The aggressive tariffs quoted by solar power developers in the second round of bidding under the National Solar Mission shows that solar power is slowly inching towards the reach of the common man.
The industry has been speaking of “achieving grid-parity” in about four years, meaning that solar power would cost no more than what the distribution companies sell at in less than half a decade. The bids that opened today suggest that grid-parity may well happen even earlier.
The French company, Solairedirect won a mandate to put up a 5-MW project by quoting a tariff of Rs 7.49. The highest quote was of Green Infra, of Rs 9.39.
What this implies is that some fifteen project developers believe that they can put up solar photo voltaic power plants, sell the electricity they produce at prices under Rs 9.40, and still make money.
Compare this with the quotes of the previous round (Batch-I) and the point becomes clear. Last time around, the lowest tariff was Rs 10.90 and that tariff kicked up a huge debate on whether the developers were foolhardy and if they actually hoped to get funding from banks.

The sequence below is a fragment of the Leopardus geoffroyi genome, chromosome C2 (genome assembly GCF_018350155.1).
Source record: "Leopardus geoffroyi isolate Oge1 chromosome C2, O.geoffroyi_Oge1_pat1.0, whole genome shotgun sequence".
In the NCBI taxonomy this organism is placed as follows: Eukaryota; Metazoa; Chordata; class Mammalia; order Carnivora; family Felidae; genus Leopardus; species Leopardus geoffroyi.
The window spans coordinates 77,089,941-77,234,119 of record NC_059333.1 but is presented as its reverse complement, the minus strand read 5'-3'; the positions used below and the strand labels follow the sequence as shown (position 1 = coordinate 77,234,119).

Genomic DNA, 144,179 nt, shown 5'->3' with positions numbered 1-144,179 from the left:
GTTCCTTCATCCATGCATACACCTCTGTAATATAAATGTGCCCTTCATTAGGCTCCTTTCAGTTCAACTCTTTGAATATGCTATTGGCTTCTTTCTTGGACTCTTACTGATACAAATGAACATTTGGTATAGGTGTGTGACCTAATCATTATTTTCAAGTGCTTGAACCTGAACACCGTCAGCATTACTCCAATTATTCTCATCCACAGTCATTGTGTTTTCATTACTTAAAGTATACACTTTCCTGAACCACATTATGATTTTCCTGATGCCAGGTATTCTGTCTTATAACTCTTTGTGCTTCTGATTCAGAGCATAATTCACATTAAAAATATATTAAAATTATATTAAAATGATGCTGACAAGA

What is worthy of note is that the prices quoted in this round are lower than the prices at which electricity is sometimes traded on the energy exchanges. And, solar has beaten diesel power squarely, though purely in terms of cost.
What happened in the meantime that the tariffs should fall so steeply? Presumably, it is the precipitous fall in the prices of solar modules — panels containing silicon cells that generate electricity when sunlight falls on them.
A year back, when the Batch I bidding was happening, solar modules were sold for $1.70 a watt. Now, there are companies that are offering the same at 90 cents. Due to advancements in technology, material use is coming down and efficiency levels – a measure of how much of sun's energy falling on the panel is converted into electricity – are on the rise.
A further fall in module prices is anticipated and solar power is very likely to get still cheaper.